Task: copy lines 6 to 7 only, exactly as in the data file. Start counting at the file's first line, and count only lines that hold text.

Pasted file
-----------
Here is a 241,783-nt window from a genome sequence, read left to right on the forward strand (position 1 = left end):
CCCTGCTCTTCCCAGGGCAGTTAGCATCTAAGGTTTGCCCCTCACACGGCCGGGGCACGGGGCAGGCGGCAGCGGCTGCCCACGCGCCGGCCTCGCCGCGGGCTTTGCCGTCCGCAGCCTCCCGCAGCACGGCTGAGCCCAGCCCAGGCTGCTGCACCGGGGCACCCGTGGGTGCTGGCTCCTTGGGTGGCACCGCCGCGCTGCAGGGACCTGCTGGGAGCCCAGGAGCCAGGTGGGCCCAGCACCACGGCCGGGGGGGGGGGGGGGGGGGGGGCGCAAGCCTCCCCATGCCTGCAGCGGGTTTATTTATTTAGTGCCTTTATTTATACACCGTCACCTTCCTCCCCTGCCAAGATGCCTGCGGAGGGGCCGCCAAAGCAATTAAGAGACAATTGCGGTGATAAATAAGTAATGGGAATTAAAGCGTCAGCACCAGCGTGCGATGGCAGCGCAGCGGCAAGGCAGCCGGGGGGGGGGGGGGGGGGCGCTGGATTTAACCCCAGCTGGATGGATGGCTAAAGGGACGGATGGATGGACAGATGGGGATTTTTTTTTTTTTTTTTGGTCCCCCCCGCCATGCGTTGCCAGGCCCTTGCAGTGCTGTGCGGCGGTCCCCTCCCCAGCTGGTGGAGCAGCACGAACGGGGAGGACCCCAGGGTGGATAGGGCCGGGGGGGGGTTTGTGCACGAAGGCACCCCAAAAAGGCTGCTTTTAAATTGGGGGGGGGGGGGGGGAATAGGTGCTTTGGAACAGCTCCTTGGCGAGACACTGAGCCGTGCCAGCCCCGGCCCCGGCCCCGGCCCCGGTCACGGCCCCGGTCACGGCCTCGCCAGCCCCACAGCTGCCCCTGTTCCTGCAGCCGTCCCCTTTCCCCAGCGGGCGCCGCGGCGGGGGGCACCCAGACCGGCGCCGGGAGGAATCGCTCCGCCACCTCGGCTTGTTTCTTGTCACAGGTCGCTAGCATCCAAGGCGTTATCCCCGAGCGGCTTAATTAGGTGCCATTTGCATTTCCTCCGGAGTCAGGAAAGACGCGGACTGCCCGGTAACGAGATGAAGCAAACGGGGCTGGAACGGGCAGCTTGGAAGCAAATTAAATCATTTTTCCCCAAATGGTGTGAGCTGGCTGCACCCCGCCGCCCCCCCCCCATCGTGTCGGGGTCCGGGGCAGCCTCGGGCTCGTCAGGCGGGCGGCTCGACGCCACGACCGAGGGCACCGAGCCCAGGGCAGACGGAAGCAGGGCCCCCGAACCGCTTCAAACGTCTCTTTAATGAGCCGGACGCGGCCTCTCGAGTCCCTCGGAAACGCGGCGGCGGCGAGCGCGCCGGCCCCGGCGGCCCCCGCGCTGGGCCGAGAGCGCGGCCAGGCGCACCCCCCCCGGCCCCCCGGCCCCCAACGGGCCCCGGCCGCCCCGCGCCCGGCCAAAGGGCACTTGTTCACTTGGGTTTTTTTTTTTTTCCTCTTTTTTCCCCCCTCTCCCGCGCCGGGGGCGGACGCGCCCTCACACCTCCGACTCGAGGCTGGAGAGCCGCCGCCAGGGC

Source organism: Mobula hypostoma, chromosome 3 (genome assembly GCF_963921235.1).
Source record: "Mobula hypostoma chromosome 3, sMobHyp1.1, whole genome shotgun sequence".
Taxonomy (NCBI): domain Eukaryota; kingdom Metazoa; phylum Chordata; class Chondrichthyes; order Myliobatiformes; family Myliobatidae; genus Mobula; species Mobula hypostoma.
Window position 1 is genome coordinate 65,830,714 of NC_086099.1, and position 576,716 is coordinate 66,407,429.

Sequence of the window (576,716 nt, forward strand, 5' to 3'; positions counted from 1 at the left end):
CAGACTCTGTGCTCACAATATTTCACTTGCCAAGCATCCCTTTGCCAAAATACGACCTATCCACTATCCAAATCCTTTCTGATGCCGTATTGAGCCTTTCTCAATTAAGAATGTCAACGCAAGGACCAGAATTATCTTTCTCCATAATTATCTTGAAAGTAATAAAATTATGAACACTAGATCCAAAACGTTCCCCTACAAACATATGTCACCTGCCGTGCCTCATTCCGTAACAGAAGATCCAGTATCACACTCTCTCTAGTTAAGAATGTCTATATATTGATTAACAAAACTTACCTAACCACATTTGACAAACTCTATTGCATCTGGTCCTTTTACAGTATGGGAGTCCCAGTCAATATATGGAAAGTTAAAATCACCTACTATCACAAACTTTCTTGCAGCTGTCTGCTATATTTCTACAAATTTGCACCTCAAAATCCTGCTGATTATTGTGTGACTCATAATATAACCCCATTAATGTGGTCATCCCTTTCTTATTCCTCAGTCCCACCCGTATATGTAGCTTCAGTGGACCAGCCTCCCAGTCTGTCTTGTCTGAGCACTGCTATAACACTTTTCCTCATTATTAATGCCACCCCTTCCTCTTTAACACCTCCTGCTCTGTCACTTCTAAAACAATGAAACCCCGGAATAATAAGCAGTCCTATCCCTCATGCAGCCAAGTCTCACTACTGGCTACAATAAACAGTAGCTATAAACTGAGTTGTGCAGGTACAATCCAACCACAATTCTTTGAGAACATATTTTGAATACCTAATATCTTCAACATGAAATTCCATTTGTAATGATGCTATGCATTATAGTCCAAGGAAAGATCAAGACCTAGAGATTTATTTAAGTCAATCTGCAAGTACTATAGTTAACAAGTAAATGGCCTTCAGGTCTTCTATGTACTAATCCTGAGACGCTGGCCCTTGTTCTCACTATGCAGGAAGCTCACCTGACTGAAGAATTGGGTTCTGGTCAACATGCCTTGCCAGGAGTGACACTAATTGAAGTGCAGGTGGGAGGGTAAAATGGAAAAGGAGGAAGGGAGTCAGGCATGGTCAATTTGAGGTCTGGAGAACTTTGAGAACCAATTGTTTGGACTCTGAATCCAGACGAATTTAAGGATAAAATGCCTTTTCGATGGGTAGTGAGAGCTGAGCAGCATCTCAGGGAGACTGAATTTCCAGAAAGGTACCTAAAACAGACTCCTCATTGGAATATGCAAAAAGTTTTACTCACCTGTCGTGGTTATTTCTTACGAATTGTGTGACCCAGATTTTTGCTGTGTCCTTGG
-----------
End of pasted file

Window position 1 is genome coordinate 65,830,714 of NC_086099.1, and position 576,716 is coordinate 66,407,429.

Sequence of the window (576,716 nt, forward strand, 5' to 3'; positions counted from 1 at the left end):